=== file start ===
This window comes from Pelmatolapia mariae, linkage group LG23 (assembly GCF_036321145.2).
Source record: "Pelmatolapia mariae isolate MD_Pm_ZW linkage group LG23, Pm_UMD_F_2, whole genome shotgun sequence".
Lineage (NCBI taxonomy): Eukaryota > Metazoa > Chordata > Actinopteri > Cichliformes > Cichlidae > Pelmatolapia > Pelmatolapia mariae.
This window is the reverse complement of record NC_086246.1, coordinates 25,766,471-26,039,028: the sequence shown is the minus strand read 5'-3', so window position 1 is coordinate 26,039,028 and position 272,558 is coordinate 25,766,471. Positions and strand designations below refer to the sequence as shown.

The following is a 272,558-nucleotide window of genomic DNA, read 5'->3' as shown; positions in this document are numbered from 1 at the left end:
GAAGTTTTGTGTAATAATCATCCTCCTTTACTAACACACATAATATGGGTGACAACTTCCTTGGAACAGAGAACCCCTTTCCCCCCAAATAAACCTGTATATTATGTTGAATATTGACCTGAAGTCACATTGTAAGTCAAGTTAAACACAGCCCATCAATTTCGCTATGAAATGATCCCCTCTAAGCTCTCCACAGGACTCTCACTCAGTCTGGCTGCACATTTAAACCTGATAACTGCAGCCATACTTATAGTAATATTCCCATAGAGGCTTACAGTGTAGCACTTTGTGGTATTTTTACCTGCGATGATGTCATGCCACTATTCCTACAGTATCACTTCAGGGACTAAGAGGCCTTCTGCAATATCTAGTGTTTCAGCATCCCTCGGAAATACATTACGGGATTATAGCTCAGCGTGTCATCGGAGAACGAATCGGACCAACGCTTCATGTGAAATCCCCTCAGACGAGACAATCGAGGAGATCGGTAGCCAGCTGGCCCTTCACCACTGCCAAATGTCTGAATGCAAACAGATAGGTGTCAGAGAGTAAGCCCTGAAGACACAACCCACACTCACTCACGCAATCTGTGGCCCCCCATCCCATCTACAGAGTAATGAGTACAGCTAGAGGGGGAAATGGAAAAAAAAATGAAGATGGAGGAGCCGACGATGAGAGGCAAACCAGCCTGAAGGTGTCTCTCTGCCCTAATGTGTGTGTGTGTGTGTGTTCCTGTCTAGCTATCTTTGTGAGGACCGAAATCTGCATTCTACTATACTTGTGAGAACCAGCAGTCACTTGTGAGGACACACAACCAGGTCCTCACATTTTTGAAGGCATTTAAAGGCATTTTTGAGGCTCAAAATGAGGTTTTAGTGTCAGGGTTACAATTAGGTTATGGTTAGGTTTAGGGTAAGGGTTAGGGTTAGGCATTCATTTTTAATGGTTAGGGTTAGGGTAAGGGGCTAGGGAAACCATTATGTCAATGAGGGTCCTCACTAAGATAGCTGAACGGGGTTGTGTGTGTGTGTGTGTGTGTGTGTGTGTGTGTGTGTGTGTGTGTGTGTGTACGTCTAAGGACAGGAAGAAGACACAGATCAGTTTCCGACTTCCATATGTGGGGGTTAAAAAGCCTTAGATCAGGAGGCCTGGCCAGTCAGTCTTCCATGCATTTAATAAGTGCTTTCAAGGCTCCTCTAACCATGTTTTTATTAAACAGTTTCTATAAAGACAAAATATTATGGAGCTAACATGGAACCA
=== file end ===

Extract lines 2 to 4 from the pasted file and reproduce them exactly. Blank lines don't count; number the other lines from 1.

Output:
Source record: "Pelmatolapia mariae isolate MD_Pm_ZW linkage group LG23, Pm_UMD_F_2, whole genome shotgun sequence".
Lineage (NCBI taxonomy): Eukaryota > Metazoa > Chordata > Actinopteri > Cichliformes > Cichlidae > Pelmatolapia > Pelmatolapia mariae.
This window is the reverse complement of record NC_086246.1, coordinates 25,766,471-26,039,028: the sequence shown is the minus strand read 5'-3', so window position 1 is coordinate 26,039,028 and position 272,558 is coordinate 25,766,471. Positions and strand designations below refer to the sequence as shown.